Outcomes of Hepatic Resection for a Single Large Hepatocellular Carcinoma
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The proper role of surgical resection, given the various treatment modalities available, needs to be further clarified in patients with a single large hepatocellular carcinoma (HCC). To evaluate the role of surgical resection in this group of patients, we studied the long-term outcomes of patients that received hepatic resection for a single large (> 5–10 cm in diameter) HCC.
The clinicopathologic data and long-term outcomes of 61 patients with a single large HCC (> 5–10 cm in diameter; L group) were compared with those of 169 patients with a single small HCC (≤ 5 cm; S group). Prognostic factors were evaluated by univariate and multivariate analysis.
Operative mortality rates were low in both groups (0.6% in group S and 1.6% in group L), and the incidence of postoperative hepatic failure was rare even in group L (1.6%). The cumulative 5-year overall survival rate in group S was 59.0%, whereas in group L it was 52.9% (p = 0.385), and the corresponding cumulative 5-year disease-free survival rates were 44.1% and 31.7%, respectively (p = 0.063). Child class B was found to predict poor overall and disease-free survival by multivariate analysis versus Child class A in both groups. The presence of microvascular invasion was also identified as a significant prognostic factor, but it only affected disease-free survival in the two groups.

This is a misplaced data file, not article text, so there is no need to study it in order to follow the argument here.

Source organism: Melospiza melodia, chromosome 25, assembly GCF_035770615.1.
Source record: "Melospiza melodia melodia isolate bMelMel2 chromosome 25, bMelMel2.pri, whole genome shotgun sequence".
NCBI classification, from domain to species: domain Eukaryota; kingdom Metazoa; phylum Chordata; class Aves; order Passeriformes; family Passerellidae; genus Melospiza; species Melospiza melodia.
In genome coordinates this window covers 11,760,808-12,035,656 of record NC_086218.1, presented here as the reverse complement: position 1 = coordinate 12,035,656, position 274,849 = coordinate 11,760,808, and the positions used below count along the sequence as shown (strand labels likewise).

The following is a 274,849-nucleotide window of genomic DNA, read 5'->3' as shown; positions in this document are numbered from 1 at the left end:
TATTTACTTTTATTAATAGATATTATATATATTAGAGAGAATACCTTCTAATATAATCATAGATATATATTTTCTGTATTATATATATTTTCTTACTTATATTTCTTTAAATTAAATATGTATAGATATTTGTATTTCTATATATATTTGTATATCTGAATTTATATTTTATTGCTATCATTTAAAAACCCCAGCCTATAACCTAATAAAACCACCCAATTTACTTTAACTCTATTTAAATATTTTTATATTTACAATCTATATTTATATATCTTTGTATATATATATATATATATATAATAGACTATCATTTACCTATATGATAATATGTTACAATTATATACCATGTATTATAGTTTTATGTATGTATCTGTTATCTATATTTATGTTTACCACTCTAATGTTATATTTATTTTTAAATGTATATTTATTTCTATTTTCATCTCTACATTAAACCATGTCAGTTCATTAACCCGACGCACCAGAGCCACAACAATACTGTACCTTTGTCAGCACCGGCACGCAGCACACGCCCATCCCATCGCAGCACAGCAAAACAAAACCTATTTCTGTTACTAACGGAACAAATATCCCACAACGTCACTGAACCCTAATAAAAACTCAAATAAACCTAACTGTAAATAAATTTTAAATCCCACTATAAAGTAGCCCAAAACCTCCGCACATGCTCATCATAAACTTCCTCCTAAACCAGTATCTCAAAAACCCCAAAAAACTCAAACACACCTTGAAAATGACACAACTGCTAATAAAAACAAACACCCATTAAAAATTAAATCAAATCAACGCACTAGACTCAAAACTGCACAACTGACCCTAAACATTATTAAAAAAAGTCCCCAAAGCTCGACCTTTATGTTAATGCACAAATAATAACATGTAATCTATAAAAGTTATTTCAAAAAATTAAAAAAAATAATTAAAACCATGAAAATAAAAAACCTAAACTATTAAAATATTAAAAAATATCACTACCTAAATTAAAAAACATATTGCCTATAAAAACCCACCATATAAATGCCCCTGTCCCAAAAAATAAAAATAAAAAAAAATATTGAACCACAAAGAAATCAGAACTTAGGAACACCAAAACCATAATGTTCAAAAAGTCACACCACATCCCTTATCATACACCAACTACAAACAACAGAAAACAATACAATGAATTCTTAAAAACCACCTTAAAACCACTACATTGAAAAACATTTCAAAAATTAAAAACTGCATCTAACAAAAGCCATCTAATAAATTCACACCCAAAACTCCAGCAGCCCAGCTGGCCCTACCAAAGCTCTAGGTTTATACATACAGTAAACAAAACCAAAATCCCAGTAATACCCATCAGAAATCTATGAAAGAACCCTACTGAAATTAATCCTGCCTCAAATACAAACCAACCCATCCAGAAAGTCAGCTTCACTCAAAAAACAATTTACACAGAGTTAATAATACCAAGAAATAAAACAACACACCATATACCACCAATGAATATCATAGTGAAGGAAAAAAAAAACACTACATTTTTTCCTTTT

Single large HCCs do not require a large extent of hepatic resection and the associated increased risk of postoperative liver failure. The long-term survival of patients with a single large HCC is as good as that of patients with a single small HCC. We conclude that hepatic resection is a safe and effective therapy for single large HCCs.
KeywordsTace Hepatic Resection Barcelona Clinic Liver Cancer Microvascular Invasion Postoperative Liver Failure
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